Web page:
Friday, September 13, 2013

The Legacy of Iraq: America's Credibility Was Lost Years Ago

By Lauri B. Regan
September 13, 2013
American Thinker

How many times will Americans be told that "the legacy of Iraq" has taken its toll on a war-weary country and stymied our ability to project strength and determination in the Mideast generally and military intervention in Syria specifically?  Since I have yet to hear someone articulate what that legacy is, it is difficult to give credence to the concept that Bush's "wrong war" has intimidated the Obama administration into utter incompetence and complete fecklessness.

Writing in The Wall Street Journal on the twelfth anniversary of 9/11, William Galston posited:

Through [the] fog of confusion [pertaining to the decision to attack Syria], we can discern some large truths. The legacy of Iraq is powerful, in political parties and in the citizenry. Most people would welcome a resolution of the Syrian crisis achieved without American military power.

The third sentence is simply a truism.  We would be hard-pressed to find a significant number of Americans who relish the thought of military intervention when alternative and viable non-violent solutions are available.  When civilized people go to war, they do so because attempts at diplomacy and other means to reach a peaceful resolution have failed.  American military power is the last resort, not the Plan A.  It never has been, including when America went into Iraq under the leadership of George W. Bush.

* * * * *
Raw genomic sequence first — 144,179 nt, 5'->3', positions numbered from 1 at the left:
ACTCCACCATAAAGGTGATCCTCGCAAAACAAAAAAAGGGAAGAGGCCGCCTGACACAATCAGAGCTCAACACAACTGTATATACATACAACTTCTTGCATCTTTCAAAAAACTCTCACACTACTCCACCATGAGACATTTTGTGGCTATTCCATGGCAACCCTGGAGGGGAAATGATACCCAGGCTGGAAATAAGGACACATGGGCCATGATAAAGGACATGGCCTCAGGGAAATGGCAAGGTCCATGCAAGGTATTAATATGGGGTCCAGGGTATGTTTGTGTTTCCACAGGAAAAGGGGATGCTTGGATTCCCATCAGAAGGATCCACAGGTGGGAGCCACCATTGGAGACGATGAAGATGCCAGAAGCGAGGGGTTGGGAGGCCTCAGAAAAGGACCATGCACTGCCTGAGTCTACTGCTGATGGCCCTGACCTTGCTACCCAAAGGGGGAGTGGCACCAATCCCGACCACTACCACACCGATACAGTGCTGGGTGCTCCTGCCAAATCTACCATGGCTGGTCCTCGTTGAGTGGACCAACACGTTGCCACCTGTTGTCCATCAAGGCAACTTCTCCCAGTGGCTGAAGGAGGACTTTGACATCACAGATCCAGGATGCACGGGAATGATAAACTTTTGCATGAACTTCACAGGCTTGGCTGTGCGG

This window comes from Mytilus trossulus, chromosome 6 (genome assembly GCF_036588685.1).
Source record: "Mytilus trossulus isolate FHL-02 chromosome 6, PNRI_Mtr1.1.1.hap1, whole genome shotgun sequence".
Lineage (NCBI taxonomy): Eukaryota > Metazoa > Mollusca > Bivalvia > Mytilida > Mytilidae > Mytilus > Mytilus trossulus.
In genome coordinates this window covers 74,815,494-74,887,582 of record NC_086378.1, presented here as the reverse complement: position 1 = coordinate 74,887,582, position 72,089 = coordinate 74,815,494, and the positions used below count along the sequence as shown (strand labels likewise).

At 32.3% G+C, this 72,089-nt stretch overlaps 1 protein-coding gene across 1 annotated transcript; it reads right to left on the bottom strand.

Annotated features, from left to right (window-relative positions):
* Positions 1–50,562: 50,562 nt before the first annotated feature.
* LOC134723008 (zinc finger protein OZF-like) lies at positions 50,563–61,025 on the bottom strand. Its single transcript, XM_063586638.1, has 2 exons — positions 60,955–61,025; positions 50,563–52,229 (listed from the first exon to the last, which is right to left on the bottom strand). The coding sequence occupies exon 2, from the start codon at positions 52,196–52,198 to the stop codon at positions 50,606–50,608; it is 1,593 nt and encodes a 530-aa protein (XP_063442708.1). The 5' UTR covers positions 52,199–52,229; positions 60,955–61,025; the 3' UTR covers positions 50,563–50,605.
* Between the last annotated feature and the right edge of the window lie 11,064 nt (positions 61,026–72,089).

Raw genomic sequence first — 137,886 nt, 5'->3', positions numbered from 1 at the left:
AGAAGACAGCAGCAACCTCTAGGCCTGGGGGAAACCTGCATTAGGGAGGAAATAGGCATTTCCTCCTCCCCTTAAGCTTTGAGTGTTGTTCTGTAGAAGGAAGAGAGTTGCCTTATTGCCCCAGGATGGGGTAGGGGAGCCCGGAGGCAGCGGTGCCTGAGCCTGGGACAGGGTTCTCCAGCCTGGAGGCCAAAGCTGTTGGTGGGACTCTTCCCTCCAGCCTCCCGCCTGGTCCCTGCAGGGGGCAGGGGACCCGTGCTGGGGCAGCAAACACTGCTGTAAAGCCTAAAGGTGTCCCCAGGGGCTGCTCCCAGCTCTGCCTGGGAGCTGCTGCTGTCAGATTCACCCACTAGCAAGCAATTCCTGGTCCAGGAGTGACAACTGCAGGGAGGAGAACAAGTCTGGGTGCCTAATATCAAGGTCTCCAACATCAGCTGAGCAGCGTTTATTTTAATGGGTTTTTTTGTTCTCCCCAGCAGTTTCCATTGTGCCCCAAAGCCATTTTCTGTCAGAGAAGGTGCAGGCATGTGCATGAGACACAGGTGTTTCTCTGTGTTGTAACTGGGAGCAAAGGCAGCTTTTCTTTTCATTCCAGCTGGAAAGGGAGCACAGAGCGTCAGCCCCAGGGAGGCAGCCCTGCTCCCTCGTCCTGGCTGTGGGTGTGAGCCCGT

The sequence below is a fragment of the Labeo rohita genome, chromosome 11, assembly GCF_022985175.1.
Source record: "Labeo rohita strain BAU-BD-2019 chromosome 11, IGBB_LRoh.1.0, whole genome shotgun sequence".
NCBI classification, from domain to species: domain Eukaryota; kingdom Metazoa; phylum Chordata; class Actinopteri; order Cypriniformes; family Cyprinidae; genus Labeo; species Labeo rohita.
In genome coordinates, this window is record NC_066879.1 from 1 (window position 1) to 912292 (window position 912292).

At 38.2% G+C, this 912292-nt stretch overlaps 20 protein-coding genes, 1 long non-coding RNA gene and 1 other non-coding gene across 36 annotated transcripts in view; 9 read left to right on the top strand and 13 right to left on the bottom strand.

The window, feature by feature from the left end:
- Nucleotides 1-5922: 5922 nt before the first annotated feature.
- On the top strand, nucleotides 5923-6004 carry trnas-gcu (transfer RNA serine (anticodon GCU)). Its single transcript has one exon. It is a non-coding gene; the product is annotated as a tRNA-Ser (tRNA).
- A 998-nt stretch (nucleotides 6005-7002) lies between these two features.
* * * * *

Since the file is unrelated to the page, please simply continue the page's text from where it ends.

Galston instead falsely puts forth the notion that his second sentence is a truism (and, in his view, a large one).  But he fails to articulate what the legacy of Iraq is.  It cannot be that people would prefer a resolution to conflict that does not involve military power, since we have already established that that is a trait of civilized nations.  So on what do he and others base this narrative that if it were not for our intervention in Iraq, we would invade Syria with the shock and awe required to bring down Assad?

When the U.S. began the military campaign against Saddam Hussein, America was united.  I recall an impassioned debate with a French friend who is a career U.N. peace-keeper.  He questioned the American government's commitment to see the war through and worried that we would simply dethrone Saddam and exit the battlefield, leaving the country in ruins.  I argued that President Bush would ensure not only that we would win the war, but also (rightly or wrongly) take on the task of nation-building prior to pulling our troops out.  Perhaps Bush was idealistic, but the hopes of bringing democracy to the region proved possible -- until he left office.